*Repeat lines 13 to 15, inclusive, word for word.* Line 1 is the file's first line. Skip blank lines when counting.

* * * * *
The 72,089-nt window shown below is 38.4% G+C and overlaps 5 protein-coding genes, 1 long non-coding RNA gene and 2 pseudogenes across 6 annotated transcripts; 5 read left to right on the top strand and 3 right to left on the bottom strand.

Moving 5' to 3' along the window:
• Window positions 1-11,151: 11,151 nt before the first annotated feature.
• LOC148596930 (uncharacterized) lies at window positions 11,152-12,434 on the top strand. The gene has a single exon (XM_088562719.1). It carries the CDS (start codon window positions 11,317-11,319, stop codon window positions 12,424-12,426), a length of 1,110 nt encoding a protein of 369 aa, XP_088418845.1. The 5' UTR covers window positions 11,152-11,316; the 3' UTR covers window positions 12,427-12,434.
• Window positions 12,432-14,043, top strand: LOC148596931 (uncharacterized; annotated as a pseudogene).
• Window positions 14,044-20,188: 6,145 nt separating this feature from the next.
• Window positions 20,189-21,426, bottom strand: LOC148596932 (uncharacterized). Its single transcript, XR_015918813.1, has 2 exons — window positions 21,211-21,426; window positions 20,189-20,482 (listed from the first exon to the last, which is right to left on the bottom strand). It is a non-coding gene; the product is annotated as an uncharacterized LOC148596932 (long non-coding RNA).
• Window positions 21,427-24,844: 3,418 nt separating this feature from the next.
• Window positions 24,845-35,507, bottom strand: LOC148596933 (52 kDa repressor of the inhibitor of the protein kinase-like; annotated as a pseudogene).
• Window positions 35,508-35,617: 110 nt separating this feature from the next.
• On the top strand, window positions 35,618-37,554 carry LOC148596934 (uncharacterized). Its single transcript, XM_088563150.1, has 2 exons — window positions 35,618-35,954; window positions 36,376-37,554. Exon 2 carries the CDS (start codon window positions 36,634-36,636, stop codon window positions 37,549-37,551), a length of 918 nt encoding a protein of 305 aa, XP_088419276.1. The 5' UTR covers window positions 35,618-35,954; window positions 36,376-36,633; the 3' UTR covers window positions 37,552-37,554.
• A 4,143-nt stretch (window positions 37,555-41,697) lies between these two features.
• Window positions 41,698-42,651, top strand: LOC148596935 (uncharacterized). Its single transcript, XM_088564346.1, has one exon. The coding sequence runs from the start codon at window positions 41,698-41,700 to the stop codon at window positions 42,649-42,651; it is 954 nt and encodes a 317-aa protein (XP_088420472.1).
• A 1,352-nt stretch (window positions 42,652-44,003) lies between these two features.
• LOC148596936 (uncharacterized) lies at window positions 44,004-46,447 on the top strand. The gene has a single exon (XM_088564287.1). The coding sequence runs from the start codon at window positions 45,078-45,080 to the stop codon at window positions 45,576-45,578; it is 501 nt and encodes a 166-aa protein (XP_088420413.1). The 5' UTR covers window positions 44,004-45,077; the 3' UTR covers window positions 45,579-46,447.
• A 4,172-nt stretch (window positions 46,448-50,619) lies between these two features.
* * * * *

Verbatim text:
• Window positions 41,698-42,651, top strand: LOC148596935 (uncharacterized). Its single transcript, XM_088564346.1, has one exon. The coding sequence runs from the start codon at window positions 41,698-41,700 to the stop codon at window positions 42,649-42,651; it is 954 nt and encodes a 317-aa protein (XP_088420472.1).
• A 1,352-nt stretch (window positions 42,652-44,003) lies between these two features.
• LOC148596936 (uncharacterized) lies at window positions 44,004-46,447 on the top strand. The gene has a single exon (XM_088564287.1). The coding sequence runs from the start codon at window positions 45,078-45,080 to the stop codon at window positions 45,576-45,578; it is 501 nt and encodes a 166-aa protein (XP_088420413.1). The 5' UTR covers window positions 44,004-45,077; the 3' UTR covers window positions 45,579-46,447.